One of the hardest parts of being a writer is dealing with rejection. Many writers send out their shiny new story, receive one rejection, and put the story into the drawer, forever. Others make it to three or four rejections, and then it’s into the drawer with the story, forever. Very few will make it to eight or nine rejections. Even fewer go beyond. Should the author take the rejection as a sign that the story should never see the light of day? Or should the author continue to believe in his story and persist? Many stories are sold to the eighth magazine, or the twelfth magazine, or the twentieth magazine they’re sent to. That can only happen, though, if the author keeps sending them out. To bring some clarity to this issue, we asked the Odyssey graduates for their advice.
How many times do you submit a story before you give up on it?
Abby Goldsmith, class of 2004
Rejection letters have absolutely no bearing on whether or not I give up on a story. If I gave up after, say, twenty form letter rejections, I would have quit writing fiction altogether.
I never give up on a story that I believe is good. I’ve given up on novels I wrote as a twelve-year-old if you can call that “giving up” and I’ve given up on “stories” that had no plot. I’ve given up on stories that I recognized as pathetic attempts at expressing a ghost of a vague idea.
But if I think the story has something worth saying, then I keep submitting it, regardless of rejection letters. Some of my short stories have been circulating and collecting rejections for five or six years. Eventually I will run out of notable markets, and then I’ll self-publish them. The few pro magazine editors out there might not like my work–although some of their rejections are nice and encouraging–but I’ve had positive reactions from readers, which keeps me going.
Jason Ridler, class of 2005
I only give up on a story if I don’t like it anymore. I’ve sold stories that have been rejected over twenty times and sold stuff on the first shot out the door. The number of rejections doesn’t have much of a bearing on the quality of the tale since rejections can be for a whole host of reasons beyond an issue of quality. So I don’t let rejections be the gauge of whether or not I pull a story
from the inventory.
That said, you should listen to rejections if there’s advice included. That advice can help minimize the number of rejections you hit until a sale. But only take the advice if you think it’s right. If not, stick to your guns and keep marching.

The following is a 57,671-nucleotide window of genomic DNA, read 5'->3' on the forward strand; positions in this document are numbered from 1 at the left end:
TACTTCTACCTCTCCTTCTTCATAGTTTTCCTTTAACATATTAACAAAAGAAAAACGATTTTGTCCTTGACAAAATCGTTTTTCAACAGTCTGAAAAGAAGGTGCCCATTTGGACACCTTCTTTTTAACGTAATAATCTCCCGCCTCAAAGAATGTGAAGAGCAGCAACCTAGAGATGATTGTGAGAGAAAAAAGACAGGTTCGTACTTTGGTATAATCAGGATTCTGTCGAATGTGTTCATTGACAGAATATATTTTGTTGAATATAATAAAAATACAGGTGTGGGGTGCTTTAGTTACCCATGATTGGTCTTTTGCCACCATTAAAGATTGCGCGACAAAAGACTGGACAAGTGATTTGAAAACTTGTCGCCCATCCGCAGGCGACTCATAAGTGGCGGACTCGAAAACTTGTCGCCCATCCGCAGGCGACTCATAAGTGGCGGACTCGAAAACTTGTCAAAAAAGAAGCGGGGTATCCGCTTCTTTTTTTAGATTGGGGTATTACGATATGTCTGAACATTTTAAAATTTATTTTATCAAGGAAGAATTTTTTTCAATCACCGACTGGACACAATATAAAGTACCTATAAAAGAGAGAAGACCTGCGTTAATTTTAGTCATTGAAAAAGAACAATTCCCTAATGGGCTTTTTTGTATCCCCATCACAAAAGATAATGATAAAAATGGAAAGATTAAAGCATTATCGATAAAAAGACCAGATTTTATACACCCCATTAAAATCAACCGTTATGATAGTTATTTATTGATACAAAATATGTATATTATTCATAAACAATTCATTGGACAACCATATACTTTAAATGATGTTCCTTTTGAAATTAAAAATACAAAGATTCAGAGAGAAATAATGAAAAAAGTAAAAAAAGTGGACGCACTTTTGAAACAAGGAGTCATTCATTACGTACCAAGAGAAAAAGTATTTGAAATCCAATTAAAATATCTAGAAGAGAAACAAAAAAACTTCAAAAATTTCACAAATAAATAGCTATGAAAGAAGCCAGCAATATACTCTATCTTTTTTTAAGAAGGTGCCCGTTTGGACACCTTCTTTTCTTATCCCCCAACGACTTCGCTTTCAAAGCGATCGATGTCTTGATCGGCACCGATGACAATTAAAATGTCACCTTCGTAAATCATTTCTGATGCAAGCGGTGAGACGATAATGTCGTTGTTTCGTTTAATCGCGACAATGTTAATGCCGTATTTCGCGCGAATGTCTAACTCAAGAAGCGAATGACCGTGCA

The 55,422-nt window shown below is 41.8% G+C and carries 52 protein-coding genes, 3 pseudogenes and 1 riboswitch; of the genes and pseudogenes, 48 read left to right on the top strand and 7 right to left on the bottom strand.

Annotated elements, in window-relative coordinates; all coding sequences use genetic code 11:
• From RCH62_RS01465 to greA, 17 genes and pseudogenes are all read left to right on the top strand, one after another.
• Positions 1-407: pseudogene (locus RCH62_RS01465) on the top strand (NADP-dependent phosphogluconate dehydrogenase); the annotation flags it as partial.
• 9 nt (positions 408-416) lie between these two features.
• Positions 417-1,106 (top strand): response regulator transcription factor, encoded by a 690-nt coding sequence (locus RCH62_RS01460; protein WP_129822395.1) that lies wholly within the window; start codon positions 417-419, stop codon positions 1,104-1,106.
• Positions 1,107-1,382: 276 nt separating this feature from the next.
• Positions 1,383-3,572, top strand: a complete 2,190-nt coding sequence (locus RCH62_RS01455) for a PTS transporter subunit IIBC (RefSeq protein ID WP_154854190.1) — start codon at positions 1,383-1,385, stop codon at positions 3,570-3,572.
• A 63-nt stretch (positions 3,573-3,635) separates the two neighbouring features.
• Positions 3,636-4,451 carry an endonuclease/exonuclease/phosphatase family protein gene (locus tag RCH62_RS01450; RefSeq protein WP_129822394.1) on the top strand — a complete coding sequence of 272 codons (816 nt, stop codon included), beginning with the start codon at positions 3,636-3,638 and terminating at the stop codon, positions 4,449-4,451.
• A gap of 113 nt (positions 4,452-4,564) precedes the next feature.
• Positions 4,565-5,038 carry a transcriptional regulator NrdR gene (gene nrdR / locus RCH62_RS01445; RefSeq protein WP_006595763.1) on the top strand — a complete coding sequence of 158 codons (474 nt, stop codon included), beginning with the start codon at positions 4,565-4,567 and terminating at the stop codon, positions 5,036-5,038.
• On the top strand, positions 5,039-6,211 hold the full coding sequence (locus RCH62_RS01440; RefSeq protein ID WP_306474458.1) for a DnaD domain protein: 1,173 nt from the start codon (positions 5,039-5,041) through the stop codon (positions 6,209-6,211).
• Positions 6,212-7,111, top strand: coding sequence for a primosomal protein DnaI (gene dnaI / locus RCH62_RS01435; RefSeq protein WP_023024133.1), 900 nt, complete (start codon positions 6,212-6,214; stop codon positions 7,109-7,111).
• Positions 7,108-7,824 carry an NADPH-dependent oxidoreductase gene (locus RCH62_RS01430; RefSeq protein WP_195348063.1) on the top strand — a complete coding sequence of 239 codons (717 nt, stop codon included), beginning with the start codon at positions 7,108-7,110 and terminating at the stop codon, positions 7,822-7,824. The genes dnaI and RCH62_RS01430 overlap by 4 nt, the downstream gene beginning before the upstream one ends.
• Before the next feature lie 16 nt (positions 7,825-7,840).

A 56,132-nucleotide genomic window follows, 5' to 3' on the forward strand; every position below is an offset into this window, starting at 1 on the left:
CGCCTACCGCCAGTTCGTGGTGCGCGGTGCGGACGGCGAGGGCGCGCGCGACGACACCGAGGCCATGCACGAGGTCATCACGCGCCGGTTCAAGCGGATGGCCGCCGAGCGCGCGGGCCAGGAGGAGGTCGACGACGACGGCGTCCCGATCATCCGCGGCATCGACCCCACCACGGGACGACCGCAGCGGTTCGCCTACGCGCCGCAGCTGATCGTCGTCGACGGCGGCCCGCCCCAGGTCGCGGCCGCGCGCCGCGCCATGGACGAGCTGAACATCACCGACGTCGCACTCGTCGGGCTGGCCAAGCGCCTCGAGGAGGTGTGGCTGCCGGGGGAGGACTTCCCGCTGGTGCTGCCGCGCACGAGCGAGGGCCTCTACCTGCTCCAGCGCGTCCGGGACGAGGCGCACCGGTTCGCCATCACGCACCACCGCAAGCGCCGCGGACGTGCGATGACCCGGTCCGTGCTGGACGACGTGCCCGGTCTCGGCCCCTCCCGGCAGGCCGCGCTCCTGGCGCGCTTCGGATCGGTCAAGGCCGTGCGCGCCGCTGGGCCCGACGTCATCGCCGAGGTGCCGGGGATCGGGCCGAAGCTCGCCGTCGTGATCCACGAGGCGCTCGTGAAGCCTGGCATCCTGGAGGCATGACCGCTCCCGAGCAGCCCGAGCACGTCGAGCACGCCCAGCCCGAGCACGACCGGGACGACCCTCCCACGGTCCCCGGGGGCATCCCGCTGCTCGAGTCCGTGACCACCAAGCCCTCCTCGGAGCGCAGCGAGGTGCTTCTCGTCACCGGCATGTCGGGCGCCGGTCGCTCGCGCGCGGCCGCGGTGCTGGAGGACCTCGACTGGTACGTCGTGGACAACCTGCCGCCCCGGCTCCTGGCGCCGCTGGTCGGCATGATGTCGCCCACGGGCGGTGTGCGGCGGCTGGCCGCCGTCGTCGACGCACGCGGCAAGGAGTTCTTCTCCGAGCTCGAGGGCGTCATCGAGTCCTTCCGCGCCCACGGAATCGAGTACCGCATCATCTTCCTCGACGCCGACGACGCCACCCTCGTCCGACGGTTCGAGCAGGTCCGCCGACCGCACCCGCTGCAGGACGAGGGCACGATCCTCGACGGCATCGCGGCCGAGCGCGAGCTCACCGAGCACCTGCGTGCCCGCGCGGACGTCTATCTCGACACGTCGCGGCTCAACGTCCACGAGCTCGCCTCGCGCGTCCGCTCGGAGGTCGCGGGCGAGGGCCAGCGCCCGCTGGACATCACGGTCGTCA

In short, the path to publication is paved with rejections. Only abandon a story because it’s your choice. Don’t toss something away simply because it gets a lot of rejections. There could be markets just up ahead that are perfect for the story. I don’t know how many times that’s happened to me. I’ve sold at least a handful of stories to markets that did not exist when I first finished the
With over 246 rejections last year to get to eleven sales, I’d hate to think of what little I’d have to show if I let the first handful of rejections stop me from getting my work published.
Ronya F. McCool, class of 2007
I think the answer to this question depends on how much faith you have in your story–how far are you willing to go to see it published? Then again, this is where faith and reality smash into each other–a point exemplified by the story of how Confederacy of Dunces finally saw print.
I’ve been considering retiring a story of mine that I believe really is as close to perfect as I’m going to get it. But it continues to be passed up by editors. I last sent it out in February, but I’m not ready to give up on it. I plan to retire it for a few more months, research new markets and try again. I could be a naive optimist, but I really want to see this particular piece published.
At Odyssey, we were advised that publication is really a matter of “right time, right place, right editor.” I believe that is true for this particular story. It used to be that the cost of submission was prohibitive and sometimes still is, but nowadays more magazines allow you to sample issues and submit works online. So minus some research, there’s not a lot of reason for me not to keep trying. I know that editor–someone who really gets the story and its message–is out there, somewhere.
For more information about Odyssey, its graduates and instructors, please visit our website at http://www.odysseyworkshop.org.